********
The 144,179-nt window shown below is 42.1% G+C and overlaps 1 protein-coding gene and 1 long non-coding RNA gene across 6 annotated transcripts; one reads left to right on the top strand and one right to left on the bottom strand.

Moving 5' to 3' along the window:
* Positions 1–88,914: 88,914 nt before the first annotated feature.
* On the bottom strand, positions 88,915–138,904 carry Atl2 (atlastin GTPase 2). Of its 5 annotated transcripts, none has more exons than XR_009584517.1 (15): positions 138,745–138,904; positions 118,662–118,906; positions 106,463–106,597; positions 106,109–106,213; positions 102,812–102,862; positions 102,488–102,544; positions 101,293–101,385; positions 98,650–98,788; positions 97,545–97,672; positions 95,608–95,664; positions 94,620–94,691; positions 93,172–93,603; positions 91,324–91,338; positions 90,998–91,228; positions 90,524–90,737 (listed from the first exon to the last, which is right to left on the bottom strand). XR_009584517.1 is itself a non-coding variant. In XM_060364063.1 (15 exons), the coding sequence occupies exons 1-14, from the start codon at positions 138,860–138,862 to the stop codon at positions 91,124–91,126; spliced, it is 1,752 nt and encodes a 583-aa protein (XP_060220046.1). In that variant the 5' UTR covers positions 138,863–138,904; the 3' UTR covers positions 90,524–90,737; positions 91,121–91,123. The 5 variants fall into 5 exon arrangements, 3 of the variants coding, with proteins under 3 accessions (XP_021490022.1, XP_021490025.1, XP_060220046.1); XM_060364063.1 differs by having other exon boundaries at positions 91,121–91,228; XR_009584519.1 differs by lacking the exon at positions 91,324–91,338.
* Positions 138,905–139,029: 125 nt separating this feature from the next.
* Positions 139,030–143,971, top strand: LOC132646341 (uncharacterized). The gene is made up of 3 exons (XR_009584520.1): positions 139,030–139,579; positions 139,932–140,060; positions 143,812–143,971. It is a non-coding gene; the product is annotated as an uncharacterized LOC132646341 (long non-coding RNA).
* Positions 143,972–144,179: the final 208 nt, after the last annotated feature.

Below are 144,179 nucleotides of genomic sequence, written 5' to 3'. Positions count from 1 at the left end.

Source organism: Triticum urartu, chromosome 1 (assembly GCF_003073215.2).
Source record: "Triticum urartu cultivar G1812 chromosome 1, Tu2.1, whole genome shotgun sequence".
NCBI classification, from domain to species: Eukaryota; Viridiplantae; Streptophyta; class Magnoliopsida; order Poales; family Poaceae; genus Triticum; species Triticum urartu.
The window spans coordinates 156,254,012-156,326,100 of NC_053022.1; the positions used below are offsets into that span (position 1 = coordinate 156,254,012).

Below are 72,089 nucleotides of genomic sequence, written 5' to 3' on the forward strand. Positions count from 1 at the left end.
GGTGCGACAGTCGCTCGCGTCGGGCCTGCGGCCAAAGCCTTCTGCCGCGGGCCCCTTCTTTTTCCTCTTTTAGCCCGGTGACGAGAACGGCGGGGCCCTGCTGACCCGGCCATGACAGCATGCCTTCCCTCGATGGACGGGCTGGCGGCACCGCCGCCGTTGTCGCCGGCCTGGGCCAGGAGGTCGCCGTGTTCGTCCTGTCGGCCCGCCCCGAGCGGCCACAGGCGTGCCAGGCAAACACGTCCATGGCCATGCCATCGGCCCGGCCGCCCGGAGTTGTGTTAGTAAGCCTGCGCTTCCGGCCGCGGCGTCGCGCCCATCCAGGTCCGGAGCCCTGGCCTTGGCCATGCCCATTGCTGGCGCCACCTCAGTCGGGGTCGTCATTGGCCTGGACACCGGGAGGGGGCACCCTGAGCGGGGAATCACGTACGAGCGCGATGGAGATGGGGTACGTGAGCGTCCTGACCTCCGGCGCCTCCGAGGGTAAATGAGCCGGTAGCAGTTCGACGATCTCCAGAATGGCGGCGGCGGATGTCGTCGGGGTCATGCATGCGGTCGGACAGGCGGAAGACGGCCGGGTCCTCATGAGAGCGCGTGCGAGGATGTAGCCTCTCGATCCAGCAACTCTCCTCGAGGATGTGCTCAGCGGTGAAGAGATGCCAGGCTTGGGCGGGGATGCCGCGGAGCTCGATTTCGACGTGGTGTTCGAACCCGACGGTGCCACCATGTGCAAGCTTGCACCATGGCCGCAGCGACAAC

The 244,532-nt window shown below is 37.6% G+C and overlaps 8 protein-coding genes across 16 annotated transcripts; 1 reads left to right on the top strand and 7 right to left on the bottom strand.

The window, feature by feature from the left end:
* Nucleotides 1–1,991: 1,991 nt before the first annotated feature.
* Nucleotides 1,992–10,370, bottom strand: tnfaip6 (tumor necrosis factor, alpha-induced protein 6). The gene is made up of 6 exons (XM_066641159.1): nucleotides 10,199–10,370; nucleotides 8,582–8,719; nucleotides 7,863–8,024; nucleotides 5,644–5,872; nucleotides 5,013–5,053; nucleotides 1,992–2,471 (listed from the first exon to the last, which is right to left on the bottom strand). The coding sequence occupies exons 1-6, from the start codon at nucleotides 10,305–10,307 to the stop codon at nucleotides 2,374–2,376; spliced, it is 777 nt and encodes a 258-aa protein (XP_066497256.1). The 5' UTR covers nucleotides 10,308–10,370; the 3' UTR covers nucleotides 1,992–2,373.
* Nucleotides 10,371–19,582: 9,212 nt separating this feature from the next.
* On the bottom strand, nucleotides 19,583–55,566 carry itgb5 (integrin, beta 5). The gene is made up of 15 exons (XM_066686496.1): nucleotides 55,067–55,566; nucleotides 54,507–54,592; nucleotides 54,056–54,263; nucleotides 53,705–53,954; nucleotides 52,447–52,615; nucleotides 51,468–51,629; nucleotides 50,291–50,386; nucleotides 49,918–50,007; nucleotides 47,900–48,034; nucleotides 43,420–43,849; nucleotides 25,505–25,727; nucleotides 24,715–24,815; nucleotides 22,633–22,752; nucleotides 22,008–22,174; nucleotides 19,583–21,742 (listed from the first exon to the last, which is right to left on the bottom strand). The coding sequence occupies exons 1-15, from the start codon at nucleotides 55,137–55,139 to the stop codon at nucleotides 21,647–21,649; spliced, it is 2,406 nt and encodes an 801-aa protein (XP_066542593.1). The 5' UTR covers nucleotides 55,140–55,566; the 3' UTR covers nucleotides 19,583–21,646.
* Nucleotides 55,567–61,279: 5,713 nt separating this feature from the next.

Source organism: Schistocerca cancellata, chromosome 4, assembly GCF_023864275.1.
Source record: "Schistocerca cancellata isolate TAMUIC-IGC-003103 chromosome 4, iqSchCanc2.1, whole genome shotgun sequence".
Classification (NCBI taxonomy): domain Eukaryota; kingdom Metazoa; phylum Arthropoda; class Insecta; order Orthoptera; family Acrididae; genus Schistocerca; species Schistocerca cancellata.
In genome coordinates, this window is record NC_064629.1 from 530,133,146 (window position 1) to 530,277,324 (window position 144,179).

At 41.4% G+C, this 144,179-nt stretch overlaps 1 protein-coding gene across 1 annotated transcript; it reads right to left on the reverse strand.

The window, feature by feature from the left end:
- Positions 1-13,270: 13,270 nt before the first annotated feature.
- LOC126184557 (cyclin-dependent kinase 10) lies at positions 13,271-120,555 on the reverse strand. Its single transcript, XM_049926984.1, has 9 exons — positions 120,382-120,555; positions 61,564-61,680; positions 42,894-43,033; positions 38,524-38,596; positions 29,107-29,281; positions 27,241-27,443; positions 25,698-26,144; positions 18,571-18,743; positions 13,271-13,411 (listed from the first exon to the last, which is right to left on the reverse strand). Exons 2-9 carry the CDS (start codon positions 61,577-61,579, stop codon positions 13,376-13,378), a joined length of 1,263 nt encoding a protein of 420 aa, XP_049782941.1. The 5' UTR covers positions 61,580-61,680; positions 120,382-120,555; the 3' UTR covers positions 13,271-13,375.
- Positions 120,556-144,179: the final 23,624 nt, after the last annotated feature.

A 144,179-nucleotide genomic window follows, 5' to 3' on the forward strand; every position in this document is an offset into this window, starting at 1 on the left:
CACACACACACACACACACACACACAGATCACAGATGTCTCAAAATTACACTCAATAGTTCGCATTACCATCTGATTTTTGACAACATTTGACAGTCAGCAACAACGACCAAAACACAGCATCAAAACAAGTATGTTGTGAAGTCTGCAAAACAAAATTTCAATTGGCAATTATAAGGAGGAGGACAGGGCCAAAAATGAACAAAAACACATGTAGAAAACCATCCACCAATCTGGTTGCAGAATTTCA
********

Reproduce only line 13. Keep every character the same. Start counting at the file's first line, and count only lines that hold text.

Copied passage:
Below are 72,089 nucleotides of genomic sequence, written 5' to 3' on the forward strand. Positions count from 1 at the left end.